Nature of Roots - Theory

Go back to  'Quadratic Equations'

For the quadratic equation \(a{x^2} + bx + c = 0\), the quadratic formula tells us that the roots are:

\[x = \frac{{ - b \pm \sqrt {{b^2} - 4ac} }}{{2a}}\]

The term under the square-root sign, \({b^2} - 4ac\), is called the discriminant of the quadratic equation, and is denoted by \(D\). Thus, \(D = {b^2} - 4ac\). The discriminant helps us in deciding the nature of the roots.

If \(D > 0\), then there are two real and distinct roots:

\[\alpha  = \frac{{ - b + \sqrt D }}{{2a}},\,\,\,\beta  = \frac{{ - b - \sqrt D }}{{2a}}\]

If \(D = 0\), then the two roots turn out to be equal:

\[\alpha  = \frac{{ - b}}{{2a}},\,\,\,\beta  = \frac{{ - b}}{{2a}}\]

If \(D < 0\), we have a negative term under the square-root sign. The roots in this case will exist, but will be non-real (they will be complex numbers). For example, consider the quadratic equation \({x^2} + x + 1 = 0\). The discriminant in this case is \(D = {1^2} - 4 \times 1 \times 1 =  - 3\), which is negative. The roots are:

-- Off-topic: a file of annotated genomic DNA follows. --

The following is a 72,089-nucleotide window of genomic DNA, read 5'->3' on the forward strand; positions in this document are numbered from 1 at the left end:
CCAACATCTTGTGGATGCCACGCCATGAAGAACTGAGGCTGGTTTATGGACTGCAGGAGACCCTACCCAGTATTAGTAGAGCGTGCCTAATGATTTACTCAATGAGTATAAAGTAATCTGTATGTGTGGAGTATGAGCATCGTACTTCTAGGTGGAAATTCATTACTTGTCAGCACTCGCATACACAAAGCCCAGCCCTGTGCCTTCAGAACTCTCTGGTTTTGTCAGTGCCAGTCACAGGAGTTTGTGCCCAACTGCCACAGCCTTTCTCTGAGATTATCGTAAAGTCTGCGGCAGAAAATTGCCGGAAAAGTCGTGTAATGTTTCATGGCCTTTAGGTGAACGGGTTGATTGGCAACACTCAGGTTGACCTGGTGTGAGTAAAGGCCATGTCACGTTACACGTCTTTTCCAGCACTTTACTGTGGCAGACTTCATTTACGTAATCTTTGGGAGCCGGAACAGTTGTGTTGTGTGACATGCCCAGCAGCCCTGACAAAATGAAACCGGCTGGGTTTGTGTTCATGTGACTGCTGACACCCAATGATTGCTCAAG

\[\alpha  = \frac{{ - 1 + \sqrt { - 3} }}{2},\,\,\,\beta  = \frac{{ - 1 - \sqrt { - 3} }}{2}\]

The roots do exist, but they are not real numbers. You will understand the significance of such quantities when you study complex numbers.

To summarize:

  • If \(D > 0\), the roots are real and distinct.

  • If \(D = 0\), the roots are real and equal.

  • If \(D < 0\), the roots exist but are complex numbers.


  1. At this stage, we only deal with quadratics with real numbers as variables and coefficients. However, a quadratic can also have complex numbers as variables and coefficients. You will encounter such equations in a higher class.

  2. If you ever read the statement that the roots of a quadratic equation do not exist, you should immediately realize that this is incorrect. A quadratic equation will always have two roots, and exactly two roots. If D is 0, those two roots happen to be identical. If D is less than 0, real roots do not exist, but the equation still has exactly two roots – which happen to be non-real complex numbers.